The Bryants were on their way to Mamba Academy for basketball practice, reports say.
Allen Kenitzer, an FAA spokesman, said his agency and the National Transportation Safety Board were investigating. Sikorsky says it is cooperating with authorities to find out the cause of the crash.
Bryant is survived by Vanessa, 37, and their daughters Natalia, 17, Bianka, 17, Bianka, three, and Capri, sevens months.
The L.A. Lakers star is considered one of greatest basketball players of all time. He spent his entire 20-year National Basketball Association career with the California team.
Bryant, 41, won five championships and was an 18-time all-star. He is known for scoring 81 points in a single game.
The basketball great’s final tweet was sent out on Saturday evening, congratulating LeBron James for taking his position as third on the ladder in overall career points.
Bryant retired from the NBA in 2016 but began a new career in Hollywood. In 2018, he won an Oscar along with director Glen Keane for the animated short film “Dear Basketball”, the L.A. Times reports.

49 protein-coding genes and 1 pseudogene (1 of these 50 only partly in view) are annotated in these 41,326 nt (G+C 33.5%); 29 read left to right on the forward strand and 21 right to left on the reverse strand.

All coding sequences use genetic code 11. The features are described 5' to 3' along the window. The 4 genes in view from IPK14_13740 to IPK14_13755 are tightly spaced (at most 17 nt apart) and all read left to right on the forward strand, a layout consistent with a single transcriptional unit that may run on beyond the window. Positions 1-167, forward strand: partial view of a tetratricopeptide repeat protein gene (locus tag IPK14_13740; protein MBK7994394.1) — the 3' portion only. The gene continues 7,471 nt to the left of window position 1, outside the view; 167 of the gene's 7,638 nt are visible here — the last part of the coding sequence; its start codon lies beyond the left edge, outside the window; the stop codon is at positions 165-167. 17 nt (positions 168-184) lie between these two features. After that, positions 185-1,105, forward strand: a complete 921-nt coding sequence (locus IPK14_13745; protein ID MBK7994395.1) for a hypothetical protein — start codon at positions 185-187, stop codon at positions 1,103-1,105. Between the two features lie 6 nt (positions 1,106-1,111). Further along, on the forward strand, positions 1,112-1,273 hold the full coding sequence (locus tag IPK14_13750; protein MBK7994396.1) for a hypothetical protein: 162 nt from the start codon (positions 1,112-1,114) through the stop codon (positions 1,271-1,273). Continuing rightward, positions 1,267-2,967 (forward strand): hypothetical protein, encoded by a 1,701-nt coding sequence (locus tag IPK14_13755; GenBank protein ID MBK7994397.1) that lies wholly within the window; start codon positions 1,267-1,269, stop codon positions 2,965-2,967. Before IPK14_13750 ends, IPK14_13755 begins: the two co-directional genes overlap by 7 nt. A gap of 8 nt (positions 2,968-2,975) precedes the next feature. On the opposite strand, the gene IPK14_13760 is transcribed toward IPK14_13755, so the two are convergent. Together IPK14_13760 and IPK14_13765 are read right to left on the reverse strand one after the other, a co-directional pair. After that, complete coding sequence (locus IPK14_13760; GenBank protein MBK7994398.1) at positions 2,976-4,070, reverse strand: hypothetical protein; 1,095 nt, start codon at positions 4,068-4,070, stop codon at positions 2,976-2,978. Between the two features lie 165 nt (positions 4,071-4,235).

IGNITE Vice President Ryan Stafford, who represents Lakeshore Campus, posted a tribute to the basketball legend on his Instagram Story.
The following obituary was posted by Reuters news agency:
“A transcendent star who went straight from high school to the game’s biggest stage, Bryant won five NBA championship rings with the Los Angeles Lakers and was the face of the franchise during his 20-year career.”
“Bryant, a small forward and shooting guard, averaged 25 points during his career and twice led the NBA in scoring.”
“He was an 18-times NBA All-Star who wore the jersey numbers 24 and 8 – both of which were retired by the Lakers – and continued the ‘Showtime’ tradition of the storied franchise that has been home to the likes of Magic Johnson, Kareem Abdul-Jabbar and Shaquille O’Neal.”